Drinking alcohol with others has been an integral part of human culture since the ancient Greeks learned to ferment honey.
Over time, various drinking customs have developed all across the world. These customs offer a peek into the history and values behind them.
If you don't lock eyes while toasting, you'll have seven years of bad sex - Spain, France, and Germany
While it's unclear where exactly this custom originated, it's prevalent across multiple European countries. The superstition goes that if you don't lock eyes with your drinking partner when you toast, you'll be cursed to seven years of terrible sex. In Spain, the same curse applies to anyone toasting with water. That sounds pretty bad for non-drinkers stuck at social functions.
Kidnapping the bride - Germany
On the day of a German wedding reception, it is customary for the best men to literally kidnap the bride and hide her at a pub. Then it's up to the groom to track her down. When he finds her, he gets the honor of buying everyone a round of drinks. This ritual was famously featured on the final episode of The Office when Dwight's cousin Mose kidnaps Angela.
Turn your back to your elders - South Korea
The traditional South Korean tenet of respecting your elders doesn't stop applying just because you're drinking. When receiving a drink from an elder, it's important to hold the glass with both hands and bow your head slightly as a sign of respect. Then you turn around, cover your mouth and the glass with your hand, and finish the drink in a single gulp.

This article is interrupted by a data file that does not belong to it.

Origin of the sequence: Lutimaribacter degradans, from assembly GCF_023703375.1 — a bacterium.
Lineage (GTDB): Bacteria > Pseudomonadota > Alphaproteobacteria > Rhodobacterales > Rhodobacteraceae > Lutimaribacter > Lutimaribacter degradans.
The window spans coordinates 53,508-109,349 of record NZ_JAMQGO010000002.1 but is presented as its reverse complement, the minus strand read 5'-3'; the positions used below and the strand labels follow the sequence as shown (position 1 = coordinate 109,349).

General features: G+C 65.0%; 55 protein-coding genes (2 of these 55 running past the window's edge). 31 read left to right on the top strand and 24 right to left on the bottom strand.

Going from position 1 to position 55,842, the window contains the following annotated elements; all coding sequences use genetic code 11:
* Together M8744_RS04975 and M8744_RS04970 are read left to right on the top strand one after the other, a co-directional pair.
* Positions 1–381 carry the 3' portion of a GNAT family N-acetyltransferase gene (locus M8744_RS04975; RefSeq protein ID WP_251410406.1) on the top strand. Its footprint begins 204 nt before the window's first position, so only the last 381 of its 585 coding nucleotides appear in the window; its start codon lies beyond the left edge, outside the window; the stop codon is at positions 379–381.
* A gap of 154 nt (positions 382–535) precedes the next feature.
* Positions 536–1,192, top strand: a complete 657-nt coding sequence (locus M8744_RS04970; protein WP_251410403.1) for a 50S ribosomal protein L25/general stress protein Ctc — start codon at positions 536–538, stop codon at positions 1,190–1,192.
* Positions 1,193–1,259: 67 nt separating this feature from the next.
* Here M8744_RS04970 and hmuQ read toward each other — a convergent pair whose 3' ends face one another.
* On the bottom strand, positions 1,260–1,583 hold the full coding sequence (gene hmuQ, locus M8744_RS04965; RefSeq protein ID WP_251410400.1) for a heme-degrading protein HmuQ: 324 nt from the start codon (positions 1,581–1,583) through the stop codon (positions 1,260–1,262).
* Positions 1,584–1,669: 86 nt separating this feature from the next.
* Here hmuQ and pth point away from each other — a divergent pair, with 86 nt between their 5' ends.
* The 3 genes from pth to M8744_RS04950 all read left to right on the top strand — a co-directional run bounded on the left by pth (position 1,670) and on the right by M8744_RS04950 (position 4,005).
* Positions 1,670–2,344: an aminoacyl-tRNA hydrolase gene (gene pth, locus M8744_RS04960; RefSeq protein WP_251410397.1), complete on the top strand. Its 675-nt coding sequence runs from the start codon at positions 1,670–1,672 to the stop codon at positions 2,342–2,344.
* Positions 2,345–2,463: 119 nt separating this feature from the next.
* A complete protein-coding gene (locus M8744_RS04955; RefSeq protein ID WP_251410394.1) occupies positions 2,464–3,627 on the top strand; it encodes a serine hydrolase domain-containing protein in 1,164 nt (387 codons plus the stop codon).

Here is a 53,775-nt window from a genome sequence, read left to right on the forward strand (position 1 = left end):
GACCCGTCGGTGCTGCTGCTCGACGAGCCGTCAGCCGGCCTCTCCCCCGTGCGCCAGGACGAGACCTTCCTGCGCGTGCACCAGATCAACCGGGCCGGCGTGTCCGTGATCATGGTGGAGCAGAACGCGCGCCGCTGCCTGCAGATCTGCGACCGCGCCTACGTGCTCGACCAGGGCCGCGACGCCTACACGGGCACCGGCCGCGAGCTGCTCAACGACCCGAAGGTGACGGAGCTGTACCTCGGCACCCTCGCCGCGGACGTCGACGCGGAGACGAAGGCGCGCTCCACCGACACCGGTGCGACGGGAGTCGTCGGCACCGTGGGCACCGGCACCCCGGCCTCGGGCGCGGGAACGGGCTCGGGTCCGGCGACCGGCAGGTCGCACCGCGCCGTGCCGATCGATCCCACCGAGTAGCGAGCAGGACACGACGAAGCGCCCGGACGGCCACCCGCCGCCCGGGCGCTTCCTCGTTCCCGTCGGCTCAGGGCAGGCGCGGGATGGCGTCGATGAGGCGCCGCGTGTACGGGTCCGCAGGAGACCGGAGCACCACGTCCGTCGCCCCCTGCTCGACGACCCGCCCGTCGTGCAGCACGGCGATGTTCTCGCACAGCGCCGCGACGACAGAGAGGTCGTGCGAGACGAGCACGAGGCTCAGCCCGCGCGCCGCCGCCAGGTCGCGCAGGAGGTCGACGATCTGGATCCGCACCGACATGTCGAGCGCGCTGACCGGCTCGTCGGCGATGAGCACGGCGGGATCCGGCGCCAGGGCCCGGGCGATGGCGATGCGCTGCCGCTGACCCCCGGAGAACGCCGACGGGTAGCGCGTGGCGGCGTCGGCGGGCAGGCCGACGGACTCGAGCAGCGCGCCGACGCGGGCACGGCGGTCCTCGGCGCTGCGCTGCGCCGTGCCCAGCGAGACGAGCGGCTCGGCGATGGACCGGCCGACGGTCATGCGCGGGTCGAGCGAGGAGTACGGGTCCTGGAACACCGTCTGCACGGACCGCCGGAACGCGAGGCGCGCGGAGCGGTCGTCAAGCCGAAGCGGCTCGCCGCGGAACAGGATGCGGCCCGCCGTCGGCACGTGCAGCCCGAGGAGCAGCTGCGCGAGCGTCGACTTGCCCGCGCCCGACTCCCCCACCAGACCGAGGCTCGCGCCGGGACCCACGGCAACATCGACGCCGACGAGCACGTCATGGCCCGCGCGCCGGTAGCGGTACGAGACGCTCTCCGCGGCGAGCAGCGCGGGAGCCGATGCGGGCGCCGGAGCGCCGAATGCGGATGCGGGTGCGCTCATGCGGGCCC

Drinking from the skulls of your enemies - Scandinavia
Okay, nobody actually does that anymore (or at least we hope not), but Scandinavians do say "skål!" (pronounced "skoal") as a toast when they drink. While the origins of the term aren't 100% clear, the most common legend is that their Viking ancestors would say the same thing while drinking out of the skulls of their vanquished enemies. Of course, that's just a legend...
Tons and tons of toasts - Georgia
In Georgia–the country, not the state–toasting before drinks is such a huge deal that they have designated toastmasters called tamadas. Some tamadas are so renowned for their eloquence that people will travel across the region just to hear them toast. Tamadas toast everyone and everything, from love and life to people and pets.
Don't pour your own drink - Japan
In Japan, drinking is an activity meant to facilitate friendship and good vibes all around. So it makes sense that pouring your own drink is taboo. Rather, someone pours a drink for you. Then you pour a drink for them (or maybe someone else). This continues until everyone has a drink. Failure to comply might make you a bad sport at best, and disrespectful at worst.